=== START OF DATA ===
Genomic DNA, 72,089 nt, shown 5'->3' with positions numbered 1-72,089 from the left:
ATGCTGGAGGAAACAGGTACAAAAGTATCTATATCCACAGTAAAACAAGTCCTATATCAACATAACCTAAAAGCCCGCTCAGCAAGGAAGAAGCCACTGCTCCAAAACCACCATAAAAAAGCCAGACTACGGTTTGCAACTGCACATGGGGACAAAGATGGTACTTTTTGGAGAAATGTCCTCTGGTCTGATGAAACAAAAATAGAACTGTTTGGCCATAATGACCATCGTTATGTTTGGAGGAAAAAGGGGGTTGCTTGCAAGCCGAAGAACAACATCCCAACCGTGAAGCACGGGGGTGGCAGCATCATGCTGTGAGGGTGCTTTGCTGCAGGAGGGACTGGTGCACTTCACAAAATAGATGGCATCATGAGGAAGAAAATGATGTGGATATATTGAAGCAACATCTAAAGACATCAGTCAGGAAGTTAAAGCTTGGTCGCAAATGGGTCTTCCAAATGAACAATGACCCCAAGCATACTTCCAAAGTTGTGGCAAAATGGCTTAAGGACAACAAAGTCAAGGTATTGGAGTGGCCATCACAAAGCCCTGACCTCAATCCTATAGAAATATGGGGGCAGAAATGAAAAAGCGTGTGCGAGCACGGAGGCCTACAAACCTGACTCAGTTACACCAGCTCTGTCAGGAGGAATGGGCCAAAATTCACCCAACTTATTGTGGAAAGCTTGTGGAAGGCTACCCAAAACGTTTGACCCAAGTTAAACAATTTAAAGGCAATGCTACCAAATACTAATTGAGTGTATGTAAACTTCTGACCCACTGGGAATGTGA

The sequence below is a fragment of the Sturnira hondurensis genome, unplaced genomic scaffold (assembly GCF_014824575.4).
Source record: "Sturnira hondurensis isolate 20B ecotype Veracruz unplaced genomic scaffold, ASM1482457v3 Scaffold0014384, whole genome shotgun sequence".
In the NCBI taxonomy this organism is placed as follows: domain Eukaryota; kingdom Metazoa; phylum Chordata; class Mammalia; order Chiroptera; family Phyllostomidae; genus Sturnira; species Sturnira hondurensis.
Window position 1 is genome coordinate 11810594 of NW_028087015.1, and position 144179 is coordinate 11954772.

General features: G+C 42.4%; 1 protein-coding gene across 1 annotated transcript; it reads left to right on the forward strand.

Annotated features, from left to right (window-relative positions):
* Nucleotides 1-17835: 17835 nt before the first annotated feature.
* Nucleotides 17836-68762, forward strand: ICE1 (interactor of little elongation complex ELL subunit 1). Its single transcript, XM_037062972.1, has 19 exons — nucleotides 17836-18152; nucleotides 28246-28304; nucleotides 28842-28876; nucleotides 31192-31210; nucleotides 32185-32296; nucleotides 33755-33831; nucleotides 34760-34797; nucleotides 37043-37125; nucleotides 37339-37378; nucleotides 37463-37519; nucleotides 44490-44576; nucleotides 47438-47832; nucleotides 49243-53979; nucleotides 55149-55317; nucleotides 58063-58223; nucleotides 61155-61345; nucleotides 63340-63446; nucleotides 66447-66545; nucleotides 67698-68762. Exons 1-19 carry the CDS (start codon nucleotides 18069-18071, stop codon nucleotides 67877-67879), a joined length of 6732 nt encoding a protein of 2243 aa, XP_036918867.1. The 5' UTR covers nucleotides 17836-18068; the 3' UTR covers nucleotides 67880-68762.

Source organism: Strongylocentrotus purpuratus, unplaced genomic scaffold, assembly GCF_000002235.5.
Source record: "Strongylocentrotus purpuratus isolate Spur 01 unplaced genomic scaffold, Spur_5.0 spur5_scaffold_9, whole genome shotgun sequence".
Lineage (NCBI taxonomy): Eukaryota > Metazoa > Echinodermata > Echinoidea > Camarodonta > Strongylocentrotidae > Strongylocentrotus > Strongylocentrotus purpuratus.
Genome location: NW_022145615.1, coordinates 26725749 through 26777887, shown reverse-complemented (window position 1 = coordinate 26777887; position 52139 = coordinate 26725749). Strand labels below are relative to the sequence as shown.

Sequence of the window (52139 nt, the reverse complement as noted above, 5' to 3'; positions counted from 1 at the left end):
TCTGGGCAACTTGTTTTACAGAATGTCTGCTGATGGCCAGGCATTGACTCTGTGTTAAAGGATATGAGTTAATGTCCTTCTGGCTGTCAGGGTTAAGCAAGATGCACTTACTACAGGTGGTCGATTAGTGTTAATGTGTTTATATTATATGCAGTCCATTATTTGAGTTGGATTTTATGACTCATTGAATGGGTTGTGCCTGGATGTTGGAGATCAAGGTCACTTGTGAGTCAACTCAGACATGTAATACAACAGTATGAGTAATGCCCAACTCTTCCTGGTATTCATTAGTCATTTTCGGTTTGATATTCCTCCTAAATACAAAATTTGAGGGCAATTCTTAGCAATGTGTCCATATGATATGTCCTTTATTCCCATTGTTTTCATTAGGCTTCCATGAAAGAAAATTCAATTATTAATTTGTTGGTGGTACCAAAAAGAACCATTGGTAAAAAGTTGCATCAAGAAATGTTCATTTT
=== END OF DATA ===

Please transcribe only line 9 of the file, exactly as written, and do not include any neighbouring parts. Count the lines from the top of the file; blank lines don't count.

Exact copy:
* Nucleotides 1-17835: 17835 nt before the first annotated feature.